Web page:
It is crazy how little time is spent on academics, yet they are rated better in literacy- but the AMerican blow them away with science and technology! As there is only one internet from LA to here, you can imagine how slow it is. It is even worse in the rain! Actually I hope this posts with the storm outside!

Lori Callister's picture
Lori Callister
WeAreTeachers Community staff person

Wow, great info ... and WeAreTeachers created these two fascinating reports on Finland and S. Korea - two very different systems. Common denominator? Both cultures value teachers. Check out these quick reads here: http://bit.ly/12gu5e5

Jenny Collier's picture
Jenny Collier
MS Humanities teacher

This does sound like a satisfying and fulfilling way to spend the school day (though it does indeed seem impossible to create high-caliber math and science students at that pace). But how long is the school year? Our American schedule is jam-packed for a number of reasons, but chief among them at my school is our three-month long summer break -- not to mention the two-week spring and two-week winter breaks.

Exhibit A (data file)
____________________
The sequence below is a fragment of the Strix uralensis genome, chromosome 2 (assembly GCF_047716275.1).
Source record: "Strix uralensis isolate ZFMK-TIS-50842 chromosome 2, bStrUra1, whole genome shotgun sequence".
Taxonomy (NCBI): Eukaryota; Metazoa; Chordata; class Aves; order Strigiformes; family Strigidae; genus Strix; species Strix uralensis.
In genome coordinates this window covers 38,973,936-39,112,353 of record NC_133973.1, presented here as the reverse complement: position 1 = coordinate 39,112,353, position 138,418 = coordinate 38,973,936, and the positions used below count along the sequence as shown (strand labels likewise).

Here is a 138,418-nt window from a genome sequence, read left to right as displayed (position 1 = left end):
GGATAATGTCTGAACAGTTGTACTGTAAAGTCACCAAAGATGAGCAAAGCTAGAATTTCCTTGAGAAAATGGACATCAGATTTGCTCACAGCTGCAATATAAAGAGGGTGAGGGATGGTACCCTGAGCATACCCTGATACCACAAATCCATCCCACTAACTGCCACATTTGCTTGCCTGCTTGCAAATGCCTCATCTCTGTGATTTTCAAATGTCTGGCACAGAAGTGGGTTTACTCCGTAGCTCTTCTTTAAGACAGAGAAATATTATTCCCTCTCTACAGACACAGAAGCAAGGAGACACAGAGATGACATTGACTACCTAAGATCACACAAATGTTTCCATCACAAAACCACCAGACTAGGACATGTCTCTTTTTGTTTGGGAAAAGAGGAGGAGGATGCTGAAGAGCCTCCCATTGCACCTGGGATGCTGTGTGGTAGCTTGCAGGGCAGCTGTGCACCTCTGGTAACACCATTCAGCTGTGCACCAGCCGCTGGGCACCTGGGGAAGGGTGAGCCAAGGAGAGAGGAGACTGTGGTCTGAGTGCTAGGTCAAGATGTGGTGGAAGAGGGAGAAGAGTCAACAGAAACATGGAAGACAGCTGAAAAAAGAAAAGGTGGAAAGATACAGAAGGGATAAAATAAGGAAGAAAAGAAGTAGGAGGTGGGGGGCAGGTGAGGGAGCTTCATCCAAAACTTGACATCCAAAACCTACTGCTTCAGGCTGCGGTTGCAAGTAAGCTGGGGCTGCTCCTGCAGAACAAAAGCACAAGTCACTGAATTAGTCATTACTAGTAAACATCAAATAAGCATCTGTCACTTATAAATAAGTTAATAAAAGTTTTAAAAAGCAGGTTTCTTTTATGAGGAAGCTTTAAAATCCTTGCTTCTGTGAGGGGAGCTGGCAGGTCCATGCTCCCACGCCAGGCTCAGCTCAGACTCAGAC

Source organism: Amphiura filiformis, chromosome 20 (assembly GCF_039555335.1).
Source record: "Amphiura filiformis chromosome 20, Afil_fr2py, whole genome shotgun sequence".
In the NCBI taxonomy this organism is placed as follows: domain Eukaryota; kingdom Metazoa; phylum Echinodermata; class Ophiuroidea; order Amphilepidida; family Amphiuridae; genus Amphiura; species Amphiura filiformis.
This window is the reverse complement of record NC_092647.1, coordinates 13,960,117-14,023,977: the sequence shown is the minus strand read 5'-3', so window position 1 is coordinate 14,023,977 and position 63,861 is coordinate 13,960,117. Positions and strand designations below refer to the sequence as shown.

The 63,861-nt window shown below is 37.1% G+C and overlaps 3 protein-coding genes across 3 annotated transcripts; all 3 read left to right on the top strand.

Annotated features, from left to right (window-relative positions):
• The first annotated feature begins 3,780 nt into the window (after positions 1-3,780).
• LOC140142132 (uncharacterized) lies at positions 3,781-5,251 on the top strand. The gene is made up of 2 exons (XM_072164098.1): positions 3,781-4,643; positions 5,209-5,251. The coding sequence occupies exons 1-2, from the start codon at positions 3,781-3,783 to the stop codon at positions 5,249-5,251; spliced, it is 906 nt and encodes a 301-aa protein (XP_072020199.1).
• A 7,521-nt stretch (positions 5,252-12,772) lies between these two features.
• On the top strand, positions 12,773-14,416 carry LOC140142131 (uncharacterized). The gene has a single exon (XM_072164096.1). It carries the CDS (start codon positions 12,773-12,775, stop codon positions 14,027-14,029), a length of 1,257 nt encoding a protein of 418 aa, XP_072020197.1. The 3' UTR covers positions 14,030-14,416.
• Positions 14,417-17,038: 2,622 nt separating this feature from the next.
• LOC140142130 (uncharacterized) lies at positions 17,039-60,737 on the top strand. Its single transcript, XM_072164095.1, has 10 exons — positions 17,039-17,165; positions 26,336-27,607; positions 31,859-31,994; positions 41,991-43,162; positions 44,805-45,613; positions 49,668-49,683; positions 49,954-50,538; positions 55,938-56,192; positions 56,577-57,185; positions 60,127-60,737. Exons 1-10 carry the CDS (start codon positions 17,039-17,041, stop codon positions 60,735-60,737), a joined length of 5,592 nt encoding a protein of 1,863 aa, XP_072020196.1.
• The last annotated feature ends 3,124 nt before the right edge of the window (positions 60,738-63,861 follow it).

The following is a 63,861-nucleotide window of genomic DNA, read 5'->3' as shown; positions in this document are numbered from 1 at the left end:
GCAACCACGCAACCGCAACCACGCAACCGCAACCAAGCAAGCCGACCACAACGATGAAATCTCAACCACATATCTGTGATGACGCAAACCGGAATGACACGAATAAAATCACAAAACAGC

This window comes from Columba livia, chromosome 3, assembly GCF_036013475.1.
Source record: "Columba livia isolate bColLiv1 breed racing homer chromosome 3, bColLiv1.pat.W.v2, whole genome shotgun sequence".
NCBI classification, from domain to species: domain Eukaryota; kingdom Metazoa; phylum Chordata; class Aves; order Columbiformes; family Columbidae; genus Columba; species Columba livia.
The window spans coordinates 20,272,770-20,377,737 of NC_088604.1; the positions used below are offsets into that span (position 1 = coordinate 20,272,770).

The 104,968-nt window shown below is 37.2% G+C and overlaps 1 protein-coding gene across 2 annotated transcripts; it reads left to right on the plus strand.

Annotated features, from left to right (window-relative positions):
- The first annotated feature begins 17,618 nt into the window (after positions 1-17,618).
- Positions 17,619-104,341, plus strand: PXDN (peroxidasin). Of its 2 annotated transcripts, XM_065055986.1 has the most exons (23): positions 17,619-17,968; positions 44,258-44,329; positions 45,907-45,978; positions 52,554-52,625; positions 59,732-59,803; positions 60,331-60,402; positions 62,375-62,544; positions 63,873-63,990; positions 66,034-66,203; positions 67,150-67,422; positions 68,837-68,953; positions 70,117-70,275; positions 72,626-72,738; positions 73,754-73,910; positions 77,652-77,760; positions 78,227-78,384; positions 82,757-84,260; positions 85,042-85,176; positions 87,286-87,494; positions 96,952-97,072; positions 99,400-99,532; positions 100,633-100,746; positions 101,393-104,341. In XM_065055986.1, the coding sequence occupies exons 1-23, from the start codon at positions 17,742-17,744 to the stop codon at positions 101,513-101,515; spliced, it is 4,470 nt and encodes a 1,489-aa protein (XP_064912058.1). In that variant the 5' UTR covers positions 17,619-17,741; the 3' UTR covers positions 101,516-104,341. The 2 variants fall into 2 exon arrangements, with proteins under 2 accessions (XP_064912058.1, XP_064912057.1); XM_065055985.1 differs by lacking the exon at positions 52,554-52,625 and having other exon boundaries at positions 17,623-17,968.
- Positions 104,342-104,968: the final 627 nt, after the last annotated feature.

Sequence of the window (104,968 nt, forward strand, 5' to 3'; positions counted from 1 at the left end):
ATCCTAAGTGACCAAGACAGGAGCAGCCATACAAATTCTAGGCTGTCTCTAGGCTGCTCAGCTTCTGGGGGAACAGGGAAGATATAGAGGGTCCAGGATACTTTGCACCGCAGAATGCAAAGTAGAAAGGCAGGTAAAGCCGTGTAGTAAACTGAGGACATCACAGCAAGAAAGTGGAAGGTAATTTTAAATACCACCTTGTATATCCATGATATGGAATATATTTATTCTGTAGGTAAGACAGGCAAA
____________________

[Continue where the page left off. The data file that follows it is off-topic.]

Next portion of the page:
aotearoa's picture
aotearoa
Kiwi teaching grade 8 science in Doha, Qatar

The NZ school year starts at the end of January or beginning of February and ends in December. They typically have a 10 week term then a 2 week break. They do this 4 times and then have about 6 weeks for their summer break. Having taught in international schools running a US type schedule for a number of years, I have often thought that the 3 month summer break is educationally unsound because too many skills are forgotten over the summer break. My colleagues don't necessarily disagree with me but they like the long break so they can return to the USA.

Adam Provost's picture

The blocks of time I mentioned were also a general layout. There were activities mixed into that block structure. One school also had 'activity Friday.' The first two blocks were for classes and the second half of the day students signed up for different things with adults. The students got to see their teachers doing other things... photography, music, poetry, traditional Maori dances, etc. The connection between students and teachers was very fun to watch. Another highlight was their mentor program for new teachers. New teachers taught half time and were assigned a master teacher for the other half of the day to build knowledge together. The new teachers also got to observe many others teach. In yr two, the teacher was released for one class period to work with a mentor. Very successful model I think. I spoke with four teachers in yr 1 or 2 and they thought the mentoring program was a great way to learn to teach.